Like many other local governing bodies around the state acting under the threat or reality of a lawsuit, the Ceres City Council voted unanimously this week to proceed with the steps necessary to make the switch to district elections.
Interest groups contend at-large voting systems put minorities at a disadvantage in violation of the California Voting Rights Act.
That same law requires cities to put the issue on the ballot before making the shift to district elections, but doesn’t shield a city from a lawsuit if the voters strike it down.
“Right now, cities are in this Catch-22 where they have to put it on the ballot. But if you vote it down, that election is polarized, you’ve just created more evidence against yourself,” said Doug Johnson, president of the National Demographics Corp., the company hired by the city to draw up district lines.
“Only California law can find a way to have the taxpayers spend $60,000 to $80,000, take it to them, and if they choose that they don’t want to do it, they can be forced to do it anyway,” Mayor Chris Vierra said at the meeting. “District elections – so there is an equal voice, yet the people don’t want it.”
The city estimates it will pay $30,000 for Johnson’s services. Vierra said after the meeting that he’s heard estimates from other cities of closer to $60,000 after factoring in election costs.
Although lobbyists and lawyers are working to eliminate the general election requirement, it’s still part of the process of transitioning to district elections.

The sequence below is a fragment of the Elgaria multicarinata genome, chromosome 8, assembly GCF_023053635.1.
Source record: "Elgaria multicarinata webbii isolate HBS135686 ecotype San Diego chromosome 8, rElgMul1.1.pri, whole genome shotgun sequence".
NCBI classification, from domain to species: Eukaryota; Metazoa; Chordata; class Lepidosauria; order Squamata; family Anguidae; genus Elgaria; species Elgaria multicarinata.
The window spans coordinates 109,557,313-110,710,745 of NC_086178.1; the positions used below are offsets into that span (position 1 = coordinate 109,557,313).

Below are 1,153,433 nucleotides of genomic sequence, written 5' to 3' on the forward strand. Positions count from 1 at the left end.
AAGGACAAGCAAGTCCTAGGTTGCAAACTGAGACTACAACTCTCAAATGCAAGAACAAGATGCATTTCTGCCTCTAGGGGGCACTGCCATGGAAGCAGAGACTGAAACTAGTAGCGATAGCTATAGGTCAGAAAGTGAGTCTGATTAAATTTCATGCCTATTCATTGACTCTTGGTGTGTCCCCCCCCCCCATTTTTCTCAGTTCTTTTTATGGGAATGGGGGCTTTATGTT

Johnson said two California cities – Visalia in Tulare County and Highland in San Bernardino County – have seen voters say no to district elections. In Visalia, a judge ordered the city into districts anyway. Highland is negotiating a stipulated judgment with the plaintiffs, but the judge will order the districts in place if no agreement is made, Johnson said.
No local agencies have prevailed in a lawsuit brought under the California Voting Rights Act in regard to district elections.
Modesto moved to district elections in 2008 after losing a lawsuit brought by a San Francisco civil rights law firm. The city paid a $3 million settlement and spent $1.4 million fighting the case. Soon after, the Ceres Unified School District put up no fight when the same law firm sent a warning letter.
Ceres hasn’t been sued, but it received a letter of warning from the Latino Community Roundtable, as did every other Stanislaus County city and school district that hasn’t transitioned to district election.
Patterson and Oakdale have budgeted money to address the issue but have not started the process.
Turlock voters in November approved district elections. Ceres plans to put a measure on the ballot in November, and Riverbank is considering doing the same this year or next.
Riverbank, further along in the process than Ceres, is considering eight voting district options. A public meeting to discuss those options is being held Saturday.
Johnson is expected to return to the Ceres City Council with district boundary options at its March 23 meeting. The city tentatively has scheduled public meetings for March 31 and April 2.
Riverbank District Election Forum
When: Saturday, 10 a.m. to noon
Where: Riverbank Teen Center, 3600 Santa Fe St., Suite A
More information: (209) 863-7198